Opening the exhibition, L.Batchuluun,Head of the Citizen’s Representative Council of Umnugovi aimag said: "The South Gobi has been inhabited since ancient times. It is very rich in history and culture. We are delighted to present afew examples.”

Professor Dr. Kh.Tsogtbaatar, Director of the Palaeontology Centre told the conference that South Gobi is abundant with historical and cultural landmarks and monuments, including dinosaur fossils.

Professor D.Tseveendorj, Director of the Institute of Archaeology mentioned that the Gobi’s historical and cultural heritage complemented the natural beauty of the Gobi desert. He called for the establishment of a Gobi Research centre and stressed importance of protecting rare monuments. Professor Tseveendorj praised Oyu Tolgoi’s role in balancing the development of the the natural wealth of the Gobi with the need to protect and preserve its historical and cultural heritage.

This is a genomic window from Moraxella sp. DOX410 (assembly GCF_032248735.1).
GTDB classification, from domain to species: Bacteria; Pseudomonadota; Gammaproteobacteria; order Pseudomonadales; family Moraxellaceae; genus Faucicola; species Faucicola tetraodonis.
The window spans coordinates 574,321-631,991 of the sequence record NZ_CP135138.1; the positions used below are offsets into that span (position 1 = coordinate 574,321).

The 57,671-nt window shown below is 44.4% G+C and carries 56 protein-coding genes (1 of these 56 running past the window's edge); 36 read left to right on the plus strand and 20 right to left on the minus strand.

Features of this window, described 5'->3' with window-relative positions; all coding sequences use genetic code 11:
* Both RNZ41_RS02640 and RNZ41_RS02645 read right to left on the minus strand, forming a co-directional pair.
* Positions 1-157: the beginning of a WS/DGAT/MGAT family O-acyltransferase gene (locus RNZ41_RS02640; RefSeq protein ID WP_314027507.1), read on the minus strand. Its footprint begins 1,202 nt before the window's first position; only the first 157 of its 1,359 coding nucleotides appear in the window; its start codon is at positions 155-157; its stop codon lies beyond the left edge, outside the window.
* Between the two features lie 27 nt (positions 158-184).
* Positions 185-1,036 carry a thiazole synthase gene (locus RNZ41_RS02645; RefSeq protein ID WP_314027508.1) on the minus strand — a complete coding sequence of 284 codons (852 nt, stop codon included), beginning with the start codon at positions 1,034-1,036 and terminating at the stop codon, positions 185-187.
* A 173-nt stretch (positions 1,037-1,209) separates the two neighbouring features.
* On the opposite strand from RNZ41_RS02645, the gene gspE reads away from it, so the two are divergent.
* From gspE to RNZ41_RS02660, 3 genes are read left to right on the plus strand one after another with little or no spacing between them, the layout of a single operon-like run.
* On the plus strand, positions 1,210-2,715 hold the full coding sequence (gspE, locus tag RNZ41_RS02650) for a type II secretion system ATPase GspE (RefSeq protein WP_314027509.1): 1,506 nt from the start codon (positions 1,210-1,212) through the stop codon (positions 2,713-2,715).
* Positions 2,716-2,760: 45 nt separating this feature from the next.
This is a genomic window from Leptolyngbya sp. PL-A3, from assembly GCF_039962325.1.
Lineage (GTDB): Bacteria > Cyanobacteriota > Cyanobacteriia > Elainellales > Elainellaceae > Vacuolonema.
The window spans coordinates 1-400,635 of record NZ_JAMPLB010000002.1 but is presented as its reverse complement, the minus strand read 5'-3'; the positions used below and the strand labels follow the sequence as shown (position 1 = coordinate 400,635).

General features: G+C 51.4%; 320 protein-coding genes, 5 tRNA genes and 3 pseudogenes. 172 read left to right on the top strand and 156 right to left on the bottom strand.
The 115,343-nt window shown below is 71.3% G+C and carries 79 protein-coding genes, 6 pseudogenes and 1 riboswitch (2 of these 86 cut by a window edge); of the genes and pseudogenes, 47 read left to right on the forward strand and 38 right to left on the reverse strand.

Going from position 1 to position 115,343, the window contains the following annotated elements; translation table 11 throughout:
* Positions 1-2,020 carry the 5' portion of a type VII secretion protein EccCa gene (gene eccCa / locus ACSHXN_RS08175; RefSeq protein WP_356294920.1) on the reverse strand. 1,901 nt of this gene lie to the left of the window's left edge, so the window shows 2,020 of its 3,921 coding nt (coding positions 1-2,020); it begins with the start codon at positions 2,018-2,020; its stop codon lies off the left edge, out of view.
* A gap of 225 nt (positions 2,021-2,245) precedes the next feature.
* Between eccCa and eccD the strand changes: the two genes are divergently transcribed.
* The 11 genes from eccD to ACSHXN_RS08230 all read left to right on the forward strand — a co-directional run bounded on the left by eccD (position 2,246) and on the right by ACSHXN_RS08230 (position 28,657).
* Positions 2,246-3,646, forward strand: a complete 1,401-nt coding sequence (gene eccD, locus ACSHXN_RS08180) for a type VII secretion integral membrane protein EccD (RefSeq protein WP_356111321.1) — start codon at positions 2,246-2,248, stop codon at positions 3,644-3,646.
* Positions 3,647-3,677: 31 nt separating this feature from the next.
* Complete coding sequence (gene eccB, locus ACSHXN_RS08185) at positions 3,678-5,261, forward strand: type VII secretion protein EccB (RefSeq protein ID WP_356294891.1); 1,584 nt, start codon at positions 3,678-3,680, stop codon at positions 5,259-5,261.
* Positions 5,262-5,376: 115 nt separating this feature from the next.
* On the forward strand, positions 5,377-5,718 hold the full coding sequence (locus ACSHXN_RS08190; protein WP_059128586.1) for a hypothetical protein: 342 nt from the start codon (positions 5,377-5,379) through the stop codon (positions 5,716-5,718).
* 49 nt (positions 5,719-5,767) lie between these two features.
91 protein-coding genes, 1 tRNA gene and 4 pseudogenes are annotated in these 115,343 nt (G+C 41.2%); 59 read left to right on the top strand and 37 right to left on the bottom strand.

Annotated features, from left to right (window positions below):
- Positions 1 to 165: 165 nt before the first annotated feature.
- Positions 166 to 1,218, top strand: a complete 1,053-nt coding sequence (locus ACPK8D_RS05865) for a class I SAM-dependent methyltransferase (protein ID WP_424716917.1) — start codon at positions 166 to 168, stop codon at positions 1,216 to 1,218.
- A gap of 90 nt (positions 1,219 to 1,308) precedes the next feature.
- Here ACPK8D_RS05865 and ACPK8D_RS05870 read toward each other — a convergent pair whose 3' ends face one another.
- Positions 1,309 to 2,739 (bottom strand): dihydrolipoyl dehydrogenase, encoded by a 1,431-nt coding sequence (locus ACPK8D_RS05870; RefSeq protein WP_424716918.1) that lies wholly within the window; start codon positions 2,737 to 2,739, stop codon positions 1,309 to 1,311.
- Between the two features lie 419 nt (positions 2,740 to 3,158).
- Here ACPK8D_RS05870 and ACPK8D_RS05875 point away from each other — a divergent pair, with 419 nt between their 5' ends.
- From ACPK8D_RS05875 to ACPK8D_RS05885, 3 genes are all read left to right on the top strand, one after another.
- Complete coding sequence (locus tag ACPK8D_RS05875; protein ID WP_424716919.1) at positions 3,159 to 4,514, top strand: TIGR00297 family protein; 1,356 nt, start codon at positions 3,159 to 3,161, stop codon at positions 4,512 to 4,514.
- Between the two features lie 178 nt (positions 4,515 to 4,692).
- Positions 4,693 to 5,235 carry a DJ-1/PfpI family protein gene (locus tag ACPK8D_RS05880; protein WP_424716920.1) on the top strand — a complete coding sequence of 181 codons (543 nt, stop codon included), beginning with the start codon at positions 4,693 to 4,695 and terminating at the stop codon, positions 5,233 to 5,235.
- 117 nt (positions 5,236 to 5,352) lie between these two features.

M.Chultemsüren, a teacher of technology at a local school has been making tapestries for the last 20 years. He spent almost half a year to decorating his work: “Mighty Four". He says the application of his work requires painstaking effort, time and skill. His understudy, G.Oyunchimeg, is an 11th grade student from the school. She studied this form of art for over two years and together they have created more than twenty pieces of work.

The judging team selected seven of the best pieces of work. T.Enkhbat, who has been making stone and wood carvings for 22 years, received an award for his horse carving decorated with mocha stones.